I have a few external input probes on a device I'm making which are connected to an ADC. Is there an electrical (i.e. non-mechanical) method of detecting whether the ADC input is floating/disconnected/tristate or actually connected to a signal source, without altering the input signal? The signal should be considered analog; not necessarily a digital logic signal.

The purpose is to ascertain whether the ADC data being read is significant or not, so that the gaps when the probe is disconnected can be noted with respect to time.

  • The question seems similar to How can I design a circuit that will turn on when a wire is cut? – alexan_e Feb 14 '14 at 8:34
  • In general, you can't detect a floating analog signal without disturbing it, by definition. If you don't like Brian Drummond's suggestion you might look for some time-varying characteristic of your signal that could serve as an indication. – Joe Hass Feb 14 '14 at 13:34
up vote 5 down vote accepted

If the ADC is part of a typical microcontroller (MSP430, the AVR in an Arduino for example) you will probably find there are optional pullup and pulldown resistors with high values (50kilohms for example).

If you enable the pullup only, read the ADC, enable the pulldown only, read the ADC again, and the two readings are very different, you can reasonably conclude the signal is floating without any additional hardware.

[EDIT] assuming the ADC is monitoring a slow moving voltage. If it is monitoring high amplitude noise, a single pair of readings may not be enough to make the decision. Nevertheless the pullup/pulldown resistors should pull the signal close to the appropriate rail.

Usually with "probes", a pull-up or pull-down can be added that would put the ADC input reliably into what would be unreasonable territory for a working connection (and reasonably quickly). For example, a thermocouple probe might have a pullup of a few tens or hundreds of nA to +3.3V and the ADC going overrange would be interpreted as an open probe. A broken leadwire compensation line on a resistance sensor might drive the signal underrange.

If that is not practical, another method that can be used is to briefly apply something like a known current to the input, temporarily disturbing the reading, but allowing the integrity to be tested.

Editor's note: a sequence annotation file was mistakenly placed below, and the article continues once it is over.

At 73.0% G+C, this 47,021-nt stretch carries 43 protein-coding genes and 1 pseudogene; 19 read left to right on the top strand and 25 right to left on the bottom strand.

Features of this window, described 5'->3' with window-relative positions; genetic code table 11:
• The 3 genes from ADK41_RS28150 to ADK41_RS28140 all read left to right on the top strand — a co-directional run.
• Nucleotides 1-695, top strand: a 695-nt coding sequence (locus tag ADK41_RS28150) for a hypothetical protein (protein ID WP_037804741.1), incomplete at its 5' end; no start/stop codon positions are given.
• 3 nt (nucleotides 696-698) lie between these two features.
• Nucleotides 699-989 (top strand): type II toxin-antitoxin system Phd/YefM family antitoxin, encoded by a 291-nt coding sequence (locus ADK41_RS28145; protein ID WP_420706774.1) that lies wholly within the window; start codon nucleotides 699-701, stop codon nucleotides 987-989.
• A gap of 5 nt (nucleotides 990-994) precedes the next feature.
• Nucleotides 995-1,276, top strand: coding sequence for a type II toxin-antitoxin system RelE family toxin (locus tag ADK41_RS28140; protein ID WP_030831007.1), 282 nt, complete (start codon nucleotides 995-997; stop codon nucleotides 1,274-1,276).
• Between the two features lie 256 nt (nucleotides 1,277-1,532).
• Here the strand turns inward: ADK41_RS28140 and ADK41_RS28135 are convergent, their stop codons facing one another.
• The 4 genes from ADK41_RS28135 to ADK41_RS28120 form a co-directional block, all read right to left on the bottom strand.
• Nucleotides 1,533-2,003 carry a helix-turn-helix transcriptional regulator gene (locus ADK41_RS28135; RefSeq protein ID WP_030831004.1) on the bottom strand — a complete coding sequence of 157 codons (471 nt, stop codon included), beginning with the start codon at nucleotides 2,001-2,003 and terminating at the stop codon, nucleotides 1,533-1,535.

It's case-by-case depending on the sensor, and generally these techniques add a bit of error or have other undesired side effects. Certainly these methods are not often practical if you're going straight into a typical microcontroller or other unbuffered ADC input, and imply some kind of signal conditioning that provides a high-impedance input.

We use analogue switches to briefly connect a pull-up and a pull-down to signal lines coming into our measurement systems. Normally, all the inputs are scanned but we reserve space in the "frame" to scan one extra sensor input with pull-up and pull-down applied. Thus, if we have 16 inputs (usually thermocouples), we use a 17th measurement slot to be one of the 16 thermocouples retested with pull-up/pull-down.

Thus, after 16 frames of data we have acquired all 16 inputs 16 times and will have checked all 16 inputs with pull-up/pull-down at least once. For mulitplexed thermocouple systems this is easy to implement because all the analogue switch multiplexing is in place and you reserve one combination of multiplexers to be active at the same time as your real measurment: -

enter image description here

The main multiplxer in the above diagram deals with 6 pairs of inputs (6 shown to make the drawing less cluttered). The output from each multiplxer feeds an Instrumentation amp and both lines can be pulled-up/down with resistors to check cable and source integrity.

Your Answer

By clicking "Post Your Answer", you acknowledge that you have read our updated terms of service, privacy policy and cookie policy, and that your continued use of the website is subject to these policies.

Not the answer you're looking for? Browse other questions tagged or ask your own question.